Why we will miss this grimy little bar

It is surely some sort of metaphysical joke that in the end Mars Bar — which opened in 1984, when the East Village was a more vibrant and menacing place, and closed yesterday — was done in by health code violations owing to too many fruit flies on the premises.  The fruit flies were undoubtedly the healthiest thing in there.  But neighborhood gentrification had threatened Mars Bar for so many years that it seems almost a miracle it survived long enough for the Health Department to shut it down this week.  I took the nighttime photograph below three years ago and even then Mars Bar seemed a last holdout on a once skanky block of East 1st Street that had been bought up to make way for the enormous and dreadful Avalon complex, whose cheap reflective-glass facade was designed by the Miami firm Arquitectonica — as if their work on the monstrous Westin Hotel off Times Square did not constitute enough damage done to this city.

The photograph below (top) was taken this Sunday; as it would turn out, this was Mars Bar’s last full day of operation.  The man seated in the office chair (his usual perch) is owner Hank Penza and due credit must be given to him for the fact that Mars Bar remained an appropriately fetid little place to the end.  Around the corner on the Bowery, there was once the music club CBGB — now a John Varvatos store but famous as the birthplace of American punk and launching pad for Blondie, the Ramones, Talking Heads, and others — but it had become a shell of its former self long before it closed in 2006 and its legendary owner Hilly Krystal passed away; the famous graffiti wall around another corner on East Houston Street (see my post about it here) is really a commercial recreation of a free graffiti space from the 1980s.  But Mars Bar remained rough, dank, and uninviting to the end.  It was a place tolerant of regulars who appeared beset by bad life choices and cold to usurpers who represented the arrival of new money displacing the East Village community of old.  As the mural on the side entrance asked years ago, when the bar first seemed doomed, “After the Mars Bar, what?”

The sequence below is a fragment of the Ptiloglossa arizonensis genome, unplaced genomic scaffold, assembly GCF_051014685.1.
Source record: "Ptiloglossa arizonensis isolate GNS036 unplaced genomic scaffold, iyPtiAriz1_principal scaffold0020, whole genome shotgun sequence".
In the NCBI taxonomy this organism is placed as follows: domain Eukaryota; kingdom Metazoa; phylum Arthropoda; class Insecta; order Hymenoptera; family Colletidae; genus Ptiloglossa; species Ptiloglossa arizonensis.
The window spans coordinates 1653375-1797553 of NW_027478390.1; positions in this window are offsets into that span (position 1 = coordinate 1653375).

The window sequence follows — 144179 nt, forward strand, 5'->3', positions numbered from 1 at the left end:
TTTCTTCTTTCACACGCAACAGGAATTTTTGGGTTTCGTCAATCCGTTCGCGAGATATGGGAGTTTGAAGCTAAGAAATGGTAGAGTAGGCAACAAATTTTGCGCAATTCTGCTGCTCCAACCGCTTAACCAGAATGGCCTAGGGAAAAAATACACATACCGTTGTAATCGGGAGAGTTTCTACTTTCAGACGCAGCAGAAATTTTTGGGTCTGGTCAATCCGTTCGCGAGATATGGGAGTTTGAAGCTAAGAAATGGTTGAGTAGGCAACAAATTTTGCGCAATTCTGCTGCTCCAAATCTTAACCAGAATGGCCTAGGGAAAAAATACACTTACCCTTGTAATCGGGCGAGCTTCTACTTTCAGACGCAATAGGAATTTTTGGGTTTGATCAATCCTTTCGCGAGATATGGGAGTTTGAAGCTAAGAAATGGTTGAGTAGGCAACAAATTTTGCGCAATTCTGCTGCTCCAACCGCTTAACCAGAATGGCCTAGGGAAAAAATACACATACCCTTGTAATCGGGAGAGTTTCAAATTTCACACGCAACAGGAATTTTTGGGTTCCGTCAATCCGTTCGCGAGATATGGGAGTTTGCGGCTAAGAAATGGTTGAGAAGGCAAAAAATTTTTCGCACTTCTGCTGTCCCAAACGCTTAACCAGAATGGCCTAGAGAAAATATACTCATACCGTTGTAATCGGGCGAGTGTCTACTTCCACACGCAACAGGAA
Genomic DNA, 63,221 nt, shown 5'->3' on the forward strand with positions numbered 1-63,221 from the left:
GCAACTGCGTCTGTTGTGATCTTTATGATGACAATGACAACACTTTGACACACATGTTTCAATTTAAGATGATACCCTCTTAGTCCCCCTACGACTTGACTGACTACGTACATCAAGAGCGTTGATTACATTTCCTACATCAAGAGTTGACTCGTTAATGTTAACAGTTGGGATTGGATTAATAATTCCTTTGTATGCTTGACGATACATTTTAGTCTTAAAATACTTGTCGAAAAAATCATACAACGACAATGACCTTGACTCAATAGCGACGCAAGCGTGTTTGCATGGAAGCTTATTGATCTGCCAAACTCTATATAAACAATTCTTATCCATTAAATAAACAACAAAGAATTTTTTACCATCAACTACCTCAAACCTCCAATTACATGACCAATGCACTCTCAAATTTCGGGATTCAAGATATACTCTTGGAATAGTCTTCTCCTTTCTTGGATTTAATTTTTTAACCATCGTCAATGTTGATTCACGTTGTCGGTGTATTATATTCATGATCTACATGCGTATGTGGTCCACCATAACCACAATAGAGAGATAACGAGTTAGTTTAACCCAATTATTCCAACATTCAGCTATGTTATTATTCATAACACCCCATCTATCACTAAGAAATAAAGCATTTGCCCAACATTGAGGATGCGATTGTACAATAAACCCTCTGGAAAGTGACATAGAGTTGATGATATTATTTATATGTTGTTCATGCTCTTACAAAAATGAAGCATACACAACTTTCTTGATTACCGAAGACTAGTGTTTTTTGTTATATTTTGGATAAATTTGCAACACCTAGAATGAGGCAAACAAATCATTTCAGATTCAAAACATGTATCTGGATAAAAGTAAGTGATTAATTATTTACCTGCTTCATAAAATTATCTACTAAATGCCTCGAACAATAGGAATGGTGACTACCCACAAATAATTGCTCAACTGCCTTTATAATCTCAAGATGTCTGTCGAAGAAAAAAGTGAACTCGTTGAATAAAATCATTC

Click here to see examples of the street art that was done on the walls of the buildings adjacent to Mars Bar, which will also be torn down, and the streets nearby.



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